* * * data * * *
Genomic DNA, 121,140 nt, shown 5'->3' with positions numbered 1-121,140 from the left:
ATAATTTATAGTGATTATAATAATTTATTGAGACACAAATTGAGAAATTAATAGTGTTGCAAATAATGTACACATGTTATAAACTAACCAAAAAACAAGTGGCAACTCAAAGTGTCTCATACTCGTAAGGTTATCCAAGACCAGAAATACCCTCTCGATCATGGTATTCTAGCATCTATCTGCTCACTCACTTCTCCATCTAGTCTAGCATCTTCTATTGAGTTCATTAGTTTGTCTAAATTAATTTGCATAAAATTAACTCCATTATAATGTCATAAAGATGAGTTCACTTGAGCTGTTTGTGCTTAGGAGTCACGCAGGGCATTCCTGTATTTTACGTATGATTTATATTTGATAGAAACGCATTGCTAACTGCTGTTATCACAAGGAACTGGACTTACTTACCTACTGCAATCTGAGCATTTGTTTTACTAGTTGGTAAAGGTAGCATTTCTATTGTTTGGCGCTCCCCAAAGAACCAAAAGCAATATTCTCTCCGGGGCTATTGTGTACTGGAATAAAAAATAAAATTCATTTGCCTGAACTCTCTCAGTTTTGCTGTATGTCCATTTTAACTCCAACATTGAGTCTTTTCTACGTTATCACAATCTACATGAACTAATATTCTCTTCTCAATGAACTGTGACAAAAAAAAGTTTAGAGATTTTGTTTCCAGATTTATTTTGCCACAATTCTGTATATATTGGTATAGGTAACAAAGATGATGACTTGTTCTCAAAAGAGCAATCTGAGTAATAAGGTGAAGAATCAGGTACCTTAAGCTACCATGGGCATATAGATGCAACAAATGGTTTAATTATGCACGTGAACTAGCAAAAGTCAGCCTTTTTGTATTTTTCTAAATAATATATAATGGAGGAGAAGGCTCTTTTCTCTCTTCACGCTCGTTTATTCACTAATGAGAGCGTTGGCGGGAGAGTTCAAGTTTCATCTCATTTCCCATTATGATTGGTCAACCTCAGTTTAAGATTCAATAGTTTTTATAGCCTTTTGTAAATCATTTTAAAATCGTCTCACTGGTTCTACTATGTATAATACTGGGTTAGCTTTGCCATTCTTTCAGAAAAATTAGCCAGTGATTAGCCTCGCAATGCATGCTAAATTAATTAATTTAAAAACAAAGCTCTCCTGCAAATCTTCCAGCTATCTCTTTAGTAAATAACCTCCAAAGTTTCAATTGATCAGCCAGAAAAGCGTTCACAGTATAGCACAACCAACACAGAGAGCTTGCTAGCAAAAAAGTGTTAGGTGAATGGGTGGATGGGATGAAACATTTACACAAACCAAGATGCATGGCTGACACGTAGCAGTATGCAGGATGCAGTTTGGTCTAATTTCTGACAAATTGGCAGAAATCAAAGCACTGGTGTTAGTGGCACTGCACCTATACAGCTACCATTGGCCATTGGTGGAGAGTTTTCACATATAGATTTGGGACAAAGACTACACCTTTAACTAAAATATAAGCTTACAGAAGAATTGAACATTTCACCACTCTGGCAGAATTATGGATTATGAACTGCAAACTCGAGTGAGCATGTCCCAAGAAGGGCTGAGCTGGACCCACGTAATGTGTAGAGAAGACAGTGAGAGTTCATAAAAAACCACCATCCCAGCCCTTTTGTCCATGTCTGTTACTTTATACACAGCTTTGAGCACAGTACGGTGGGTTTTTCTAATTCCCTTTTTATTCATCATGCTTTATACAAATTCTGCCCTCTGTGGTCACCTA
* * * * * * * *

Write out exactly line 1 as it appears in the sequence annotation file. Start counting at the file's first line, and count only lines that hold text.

Genomic DNA, 121,140 nt, shown 5'->3' with positions numbered 1-121,140 from the left: